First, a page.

Double Zero Wines is 100% owned and operated by Chris Hermann and Kathryn Hermann

of Carlton, Oregon, USA. After founding Double Zero Wines in 2015, the couple was married at the Carlton Winemaker’s Studio in 2018 where they produce their Willamette Valley Wines. Double Zero Wines is a 100% family-funded venture that carries forth the values of the Hermanns: hard work, authenticity, and Old World elegance.

Read more about our company history or winemaking philosophy here.

19th Century

The Hermann Family was an established European family in the mid 19th century that owned and operated many entrepreneurial pursuits,

including a spring water bottling company, a real estate company, and a consulting law firm that specialized in the fur trade.

Family member Laura Hermann (pictured here) founded and operated a linen mill during a time when women rarely operated their own ventures. She borrowed the early startup funds from her family, and she was swiftly successful, paying them back within the first few years.

After the devastation of two World Wars in Europe, the family started over when her son Richard moved to the United States as an immigrant in search of a better life.


When Richard arrived in the United States, he could not speak, read, or write English. His University degree in forest botany was not recognized. He secured a job as a tree climber and trimmer at an estate in New Jersey, where the lady of the estate recognized his talent and encouraged him to pursue his education in his new country.

Dr. Richard Hermann moved his family from the east coast to the Willamette Valley, Oregon

in 1956 after obtaining his Doctorate in Forestry at Yale. He drove his little son Chris and wife Freya across the United States with Chris’s tricycle strapped to the top of his black Buick, and settled into a new home in the university town of Corvallis, Oregon.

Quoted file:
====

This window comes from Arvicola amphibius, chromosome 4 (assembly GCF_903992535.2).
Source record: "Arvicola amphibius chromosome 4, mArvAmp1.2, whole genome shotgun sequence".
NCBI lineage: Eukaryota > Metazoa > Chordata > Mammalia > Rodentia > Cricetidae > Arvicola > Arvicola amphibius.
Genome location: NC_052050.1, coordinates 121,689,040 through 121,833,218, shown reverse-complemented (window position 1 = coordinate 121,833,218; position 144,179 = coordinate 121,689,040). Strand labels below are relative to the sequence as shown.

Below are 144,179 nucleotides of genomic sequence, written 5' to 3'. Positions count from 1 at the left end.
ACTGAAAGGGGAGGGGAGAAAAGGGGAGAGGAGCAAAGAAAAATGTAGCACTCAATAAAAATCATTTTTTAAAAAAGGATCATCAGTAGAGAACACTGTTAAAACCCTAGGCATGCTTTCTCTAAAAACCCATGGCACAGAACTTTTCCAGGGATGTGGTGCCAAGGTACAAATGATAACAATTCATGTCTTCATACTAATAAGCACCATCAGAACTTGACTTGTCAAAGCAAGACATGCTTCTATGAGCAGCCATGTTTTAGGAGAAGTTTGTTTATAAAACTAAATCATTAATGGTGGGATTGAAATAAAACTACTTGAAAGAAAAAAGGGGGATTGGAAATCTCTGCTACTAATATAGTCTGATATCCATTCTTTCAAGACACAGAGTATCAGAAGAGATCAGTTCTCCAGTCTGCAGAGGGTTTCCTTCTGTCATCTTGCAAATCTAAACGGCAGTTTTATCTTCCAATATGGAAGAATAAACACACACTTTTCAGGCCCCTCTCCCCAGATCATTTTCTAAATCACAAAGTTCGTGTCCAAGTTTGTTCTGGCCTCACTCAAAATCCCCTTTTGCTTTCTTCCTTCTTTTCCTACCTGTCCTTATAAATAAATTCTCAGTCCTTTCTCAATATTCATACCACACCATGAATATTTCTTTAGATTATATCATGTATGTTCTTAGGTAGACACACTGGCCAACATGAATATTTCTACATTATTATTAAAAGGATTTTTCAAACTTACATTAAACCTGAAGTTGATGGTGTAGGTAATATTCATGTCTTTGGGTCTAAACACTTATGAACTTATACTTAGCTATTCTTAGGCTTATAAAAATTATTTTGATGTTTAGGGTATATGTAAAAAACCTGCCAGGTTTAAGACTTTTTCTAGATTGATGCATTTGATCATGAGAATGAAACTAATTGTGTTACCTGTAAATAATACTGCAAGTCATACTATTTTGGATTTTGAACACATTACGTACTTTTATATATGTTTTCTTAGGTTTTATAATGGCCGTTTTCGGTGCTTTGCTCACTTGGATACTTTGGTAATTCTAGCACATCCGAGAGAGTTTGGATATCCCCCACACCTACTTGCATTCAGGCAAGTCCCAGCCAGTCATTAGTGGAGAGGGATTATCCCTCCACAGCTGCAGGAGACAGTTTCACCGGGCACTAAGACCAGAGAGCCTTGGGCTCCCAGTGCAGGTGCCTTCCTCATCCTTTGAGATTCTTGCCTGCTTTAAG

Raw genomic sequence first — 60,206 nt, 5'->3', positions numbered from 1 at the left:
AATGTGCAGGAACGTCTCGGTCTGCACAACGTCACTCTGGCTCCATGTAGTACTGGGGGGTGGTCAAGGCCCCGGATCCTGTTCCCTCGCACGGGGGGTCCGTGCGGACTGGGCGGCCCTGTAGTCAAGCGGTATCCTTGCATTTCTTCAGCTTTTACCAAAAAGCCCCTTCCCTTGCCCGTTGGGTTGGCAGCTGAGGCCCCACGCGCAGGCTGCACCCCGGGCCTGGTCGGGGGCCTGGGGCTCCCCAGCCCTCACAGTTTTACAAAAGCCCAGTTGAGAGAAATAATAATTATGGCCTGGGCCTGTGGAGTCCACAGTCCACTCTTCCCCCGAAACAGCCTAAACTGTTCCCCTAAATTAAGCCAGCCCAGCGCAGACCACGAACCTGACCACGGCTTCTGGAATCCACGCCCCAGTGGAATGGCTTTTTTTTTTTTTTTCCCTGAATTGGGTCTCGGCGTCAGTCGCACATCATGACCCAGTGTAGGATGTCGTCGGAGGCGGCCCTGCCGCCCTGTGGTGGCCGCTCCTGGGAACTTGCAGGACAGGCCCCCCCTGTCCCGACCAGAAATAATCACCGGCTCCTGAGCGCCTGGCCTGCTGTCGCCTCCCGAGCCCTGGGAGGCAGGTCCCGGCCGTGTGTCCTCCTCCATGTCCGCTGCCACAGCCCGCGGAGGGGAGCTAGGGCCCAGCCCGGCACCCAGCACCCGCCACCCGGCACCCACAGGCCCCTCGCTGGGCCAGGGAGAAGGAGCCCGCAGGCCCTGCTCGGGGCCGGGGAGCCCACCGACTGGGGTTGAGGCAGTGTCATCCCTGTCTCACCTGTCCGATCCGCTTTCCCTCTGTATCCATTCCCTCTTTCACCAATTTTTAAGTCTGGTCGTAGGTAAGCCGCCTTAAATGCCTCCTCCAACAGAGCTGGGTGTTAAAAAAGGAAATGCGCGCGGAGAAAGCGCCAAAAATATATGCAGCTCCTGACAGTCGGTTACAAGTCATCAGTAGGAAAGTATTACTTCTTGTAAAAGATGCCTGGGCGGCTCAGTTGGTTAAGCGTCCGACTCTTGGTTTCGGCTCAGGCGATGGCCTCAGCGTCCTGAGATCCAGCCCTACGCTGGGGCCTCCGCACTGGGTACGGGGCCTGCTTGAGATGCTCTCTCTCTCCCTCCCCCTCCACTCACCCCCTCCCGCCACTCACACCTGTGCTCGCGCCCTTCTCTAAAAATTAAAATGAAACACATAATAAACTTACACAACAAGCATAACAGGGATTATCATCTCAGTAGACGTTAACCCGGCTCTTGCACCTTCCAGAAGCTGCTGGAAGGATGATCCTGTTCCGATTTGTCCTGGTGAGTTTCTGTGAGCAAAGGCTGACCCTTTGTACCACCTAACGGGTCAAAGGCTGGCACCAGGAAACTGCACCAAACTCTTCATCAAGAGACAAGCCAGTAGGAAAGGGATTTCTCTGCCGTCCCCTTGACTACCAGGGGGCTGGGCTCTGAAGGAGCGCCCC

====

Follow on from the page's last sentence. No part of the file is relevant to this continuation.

Chris remembers that the New York Times was mailed to their home one week after the news was printed, and his parents listened to the updates from their homeland late at night over a shortwave radio. Richard was disappointed yet surprised that there was no wine production in the Willamette Valley, because the rolling hills looked so much like his vineyard dotted homeland.

Dr. Richard Hermann (Professor Emeritus, Forest Resources) and his colleague Dr. Denis Lavender (Professor Emeritus, Forest Science) remain nearly peerless according to Oregon State University

“in the depth of their experience in their field” of Douglas-fir tree botany and global ecology. Their co-authored book, The Genus Pseudotsuga, is a compendium of their Douglas-fir research over five decades. It was published in August 2013.

Chris Hermann recalls following along with his father on weekends to visit his forest research station on Mt. Angel in Oregon.

I remember seeing the various experiments that my father was conducting to measure the optimal growing conditions and growing variables for the Douglas-fir saplings. This experience informs my current curiosity for winemaking.


Dr. Richard Hermann’s wife and Chris Hermann’s mother Freya Hermann was also a respectied scientist. She earned her U.S. pharmacy degree from OSU in 1959 and later received her Masters Degree from Ohio State University. After she joined the OSU College of Pharmacy faculty in the 1960s, she drew upon her extensive compounding skills to develop the first compounding lab for the College.

In the area of drug information, Freya was a pioneer. During a sabbatical at Ohio State University (1968-1969) she met leaders who understood the importance of pharmacists becoming experts in drug information. Upon her return to OSU, she founded the Drug Information Center, which was initially housed on the OSU campus prior to its transition to OHSU.

She also advocated for equal pay for women in academia.


Richard and Freya’s son Chris Hermann graduated from Oregon State University Law School with a keen interest in water rights and Native American rights, which led him to a brief law career in Denver Colorado before returning to the Willamette Valley in 1987.